2023 session wrap-up

Legislative session not over until the Assembly says so

Assembly lawmakers are expected to return soon to consider a slew of prominent bills, including Sammy’s Law, a bill challenging wrongful convictions and a gaming deal with the Seneca Nation.

Assembly Speaker Carl Heastie

Assembly Speaker Carl Heastie Erik McGregor/LightRocket via Getty Images

The scheduled day to end the 2023 legislative session came and went last week.

While the Assembly made history by passing the Clean Slate Act, a bill to seal criminal records after a designated time frame, for the first time in the chamber, lawmakers also left without bringing a slew of prominent bills to the floor for consideration. 

Assembly lawmakers have been told they might convene in the next two weeks – as early as on June 20 – to consider proposed legislation. A spokesperson for the Assembly Speaker Carl Heastie confirmed as much in a statement to City & State but declined to confirm which bills would be considered. “Members have been told to be prepared to return in the very near future,” said Michael Whyland, press secretary to Assembly Speaker Carl Heastie.

Here are some of the most prominent bills still awaiting review by the Assembly after getting passed in the state Senate.

Sammy’s Law

Before wrapping for the weekend, the Assembly failed to bring Sammy’s Law – named for a child who was tragically killed by a speeding driver – for a full floor debate. The bill would allow cities with a population over 1 million, such as New York City, to establish speed limits of their own, including below twenty miles per hour.

Leading into the final days of session, advocates went on a hunger strike and rallied at the state Capitol for passage of the bill. The bill then went on to get passed the state Senate in a 55-7 vote last week. When the Assembly failed to bring it to the floor for consideration, advocates criticized the lower chamber's inaction.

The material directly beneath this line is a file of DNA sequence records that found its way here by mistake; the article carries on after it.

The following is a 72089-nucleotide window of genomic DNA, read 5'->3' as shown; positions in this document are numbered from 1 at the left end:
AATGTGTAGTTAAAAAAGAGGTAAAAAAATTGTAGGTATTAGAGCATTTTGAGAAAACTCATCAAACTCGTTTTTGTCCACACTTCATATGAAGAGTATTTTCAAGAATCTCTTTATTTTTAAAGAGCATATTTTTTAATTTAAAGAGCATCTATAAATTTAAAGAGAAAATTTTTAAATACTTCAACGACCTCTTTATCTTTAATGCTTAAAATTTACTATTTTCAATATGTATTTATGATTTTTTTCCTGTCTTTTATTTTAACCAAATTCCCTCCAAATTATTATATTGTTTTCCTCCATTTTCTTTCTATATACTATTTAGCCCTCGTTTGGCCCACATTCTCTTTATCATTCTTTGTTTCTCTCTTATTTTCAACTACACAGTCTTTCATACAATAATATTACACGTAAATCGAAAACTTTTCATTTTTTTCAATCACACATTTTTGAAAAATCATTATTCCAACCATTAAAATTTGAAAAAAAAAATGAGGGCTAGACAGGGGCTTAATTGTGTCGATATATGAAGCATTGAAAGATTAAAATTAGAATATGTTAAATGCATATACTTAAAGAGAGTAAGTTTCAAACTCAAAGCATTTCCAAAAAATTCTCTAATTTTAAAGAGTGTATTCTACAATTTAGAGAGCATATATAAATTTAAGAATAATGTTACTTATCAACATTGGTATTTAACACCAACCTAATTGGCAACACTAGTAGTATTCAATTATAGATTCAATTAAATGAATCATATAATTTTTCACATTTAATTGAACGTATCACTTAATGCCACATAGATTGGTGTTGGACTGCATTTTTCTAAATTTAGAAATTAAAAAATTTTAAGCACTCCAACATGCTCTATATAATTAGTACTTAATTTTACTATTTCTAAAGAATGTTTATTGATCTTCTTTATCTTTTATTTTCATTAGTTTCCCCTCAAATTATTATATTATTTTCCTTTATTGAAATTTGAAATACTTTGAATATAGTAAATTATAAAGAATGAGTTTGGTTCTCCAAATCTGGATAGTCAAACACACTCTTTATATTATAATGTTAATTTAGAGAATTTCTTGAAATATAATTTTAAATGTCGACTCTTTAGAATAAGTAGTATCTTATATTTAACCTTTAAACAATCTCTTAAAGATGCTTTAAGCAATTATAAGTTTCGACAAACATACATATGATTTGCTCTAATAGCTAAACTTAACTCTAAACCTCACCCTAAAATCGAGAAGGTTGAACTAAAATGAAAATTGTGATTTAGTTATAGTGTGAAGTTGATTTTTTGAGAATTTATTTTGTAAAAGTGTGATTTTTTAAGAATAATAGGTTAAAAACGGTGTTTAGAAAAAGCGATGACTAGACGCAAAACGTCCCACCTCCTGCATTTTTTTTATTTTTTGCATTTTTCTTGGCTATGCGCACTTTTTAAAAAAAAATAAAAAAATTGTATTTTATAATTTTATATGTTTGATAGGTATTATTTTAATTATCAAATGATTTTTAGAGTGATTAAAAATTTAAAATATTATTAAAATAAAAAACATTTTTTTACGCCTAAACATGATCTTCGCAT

Challenging wrongful convictions

While advocates have continued to push for the passage of a bill meant to challenge wrongful convictions, the measure still has not been voted on in the Assembly – after getting passed in the Senate last week. The bill, sponsored by state Sen. Zellnor Myrie and Assembly Member Jeffrion Aubry, was first introduced in 2020 and has been gaining momentum in recent years. 

If implemented, the legislation would change the criminal procedure law to allow for motions to vacate a person’s conviction if the crime they were convicted of was later decriminalized. The bill would also allow courts the ability to review cases and vacate a person’s conviction if there is evidence of a person's innocence. The bill is meant to ease barriers to vacating a conviction and ensure reviews are conducted. The bill passed the Senate in early June in a vote and was immediately sent to the Assembly for consideration. It was on the chamber’s debate list in the waning hours of session, but the Assembly ultimately did not review it before lawmakers left for the weekend.

Seneca Nation Deal

In 2002, the Seneca Nation of Indians and the state entered a gaming compact that is set to expire at the end of the year. As reported by the Buffalo News, a “conceptual agreement” between the Seneca Nation and Gov. Kathy Hochul over a new 20-year compact was confirmed in the final days of session. 

While Hochul’s office confirmed the agreement – with few details about it made public – it was then left to the Legislature to pass a bill authorizing the governor to enter the agreement. On Friday night, the Senate voted 62-1 on the bill to allow the gaming compact agreement to move forward. The Assembly was expected to take up the vote on the compact authorization before concluding session.